Johan Franzen, Jakub Kindl

Could Detroit end up in the Southeast Division? It’s being discussed


Could the Detroit Red Wings end up in the Southeast Division next year? According to TSN’s Bob McKenzie, that’s one realignment move that’s getting the most traction amongst the NHL governors.

According to McKenzie, the idea getting the most run would see the Red Wings move to the Southeast Division and trading places with the Winnipeg Jets in a straight swap, sending the Jets back to the Western Conference. Getting to the Eastern Conference has been high on the Wings’ wish list and with realignment coming next season, there will be changes ahead. It would also mean that fellow Eastern time zone mates in Columbus would be stuck still holding the bag in the Western Conference.

Of course, this move is nearly as logical as having Winnipeg in the Southeast now. The closest team to Detroit, geographically speaking, would be Washington, followed by Carolina. Having the two Florida teams as division mates makes virtually no sense at all. Getting the Red Wings in the mix with Alex Ovechkin and Steve Stamkos (not to mention former Wings captain and current Lightning GM Steve Yzerman) helps create a lot of marquee matchups and added drama.

Winnipeg moving to the Central Division would end the Dallas Stars’ hopes of landing in the Central and getting themselves out of the Pacific Division. It also means that the NHL Board of Governors would be both caving in to Detroit’s wishes (granting a Bettman promise?) while simultaneously wussing out on giving the NHL the radical realignment and four division setup that’s been rumored already.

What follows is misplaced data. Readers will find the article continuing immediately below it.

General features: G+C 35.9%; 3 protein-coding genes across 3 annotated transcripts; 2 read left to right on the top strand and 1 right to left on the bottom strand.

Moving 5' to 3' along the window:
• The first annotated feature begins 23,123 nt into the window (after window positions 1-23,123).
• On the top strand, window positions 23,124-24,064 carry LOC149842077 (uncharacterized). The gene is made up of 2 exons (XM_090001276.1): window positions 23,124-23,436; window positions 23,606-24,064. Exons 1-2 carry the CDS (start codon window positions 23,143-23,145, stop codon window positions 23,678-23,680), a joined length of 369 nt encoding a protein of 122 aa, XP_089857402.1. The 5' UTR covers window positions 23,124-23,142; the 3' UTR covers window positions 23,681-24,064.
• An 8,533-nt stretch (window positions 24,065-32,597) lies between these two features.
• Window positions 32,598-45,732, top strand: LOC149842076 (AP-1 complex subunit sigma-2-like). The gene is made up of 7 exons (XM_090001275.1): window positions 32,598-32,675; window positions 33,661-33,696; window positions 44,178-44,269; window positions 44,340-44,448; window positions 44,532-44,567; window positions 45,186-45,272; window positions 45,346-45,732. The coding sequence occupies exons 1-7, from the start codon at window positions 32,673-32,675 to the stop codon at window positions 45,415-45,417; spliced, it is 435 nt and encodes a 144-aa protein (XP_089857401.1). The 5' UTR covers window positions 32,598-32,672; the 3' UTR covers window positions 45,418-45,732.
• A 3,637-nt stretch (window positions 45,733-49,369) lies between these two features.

If you want to throw your tinfoil hat on for a second, the NHL could be holding off on their radical realignment while they figure out just what and potentially where the Phoenix Coyotes end up. Their future in the desert hangs by a thread and if they are forced to relocate, it could change things dramatically. That’s enough of the tinfoil though.

If the NHL wants to get things right, they’ll do it by making things as normal as possible. Planting palm trees in Detroit doesn’t make them a southeastern team. It’s either that or they’re taking the lyrics to Journey’s “Don’t Stop Believing” a bit too literal about that whole “South Detroit” thing.

Report: Kings, Richards nearing settlement

Mike Richards
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The Los Angeles Kings and Mike Richards may be nearing a settlement in their dispute over Richards’ terminated contract, TSN’s Bob McKenzie is reporting.

You can read the report for all the details, but we’re sure curious about this part:

If a settlement is reached, there’s no word yet on what salary cap penalties the Kings would still face. There’s bound to be something, but not likely as onerous as the full value of Richards’ contract, which carries with it a cap hit of $5.75 million. If there’s a settlement, Richards would undoubtedly become a free agent though there’s no telling at this point what monies he would be entitled to from the Kings in a settlement.

The issue here is precedent, and what this case could set. The NHL and NHLPA can’t allow teams to escape onerous contracts through a back door, and many are adamant that that’s what the Kings were attempting to do in Richards’ case.

Bettman to players: Don’t screw up ‘once-in-a-lifetime opportunity’ with drugs

Gary Bettman
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The NHL wants to take an educational approach — not a punitive one — to deter its players from using illicit drugs like cocaine.

“My interest is not to go around punishing people,” Bettman told Sportsnet today.

“My interest is getting players to understand the consequences of doing something that could jeopardize this great, once-in-a-lifetime opportunity that they’ve been given, to play in the NHL.”

While some players have expressed surprise at hearing that cocaine use is growing, the anecdotal evidence of substance abuse has been very much in the news, from Jarret Stoll‘s arrest to Mike Richards’ arrest to, more recently, Zack Kassian‘s placement in the NHL/NHLPA’s treatment program.

“We don’t have the unilateral right to do things here. We need the consent of the Players’ Association,” Bettman said. “It’s not about punishment. It’s about making sure we get it to stop.”

Related: Cocaine in the NHL: A concern, but not a crisis?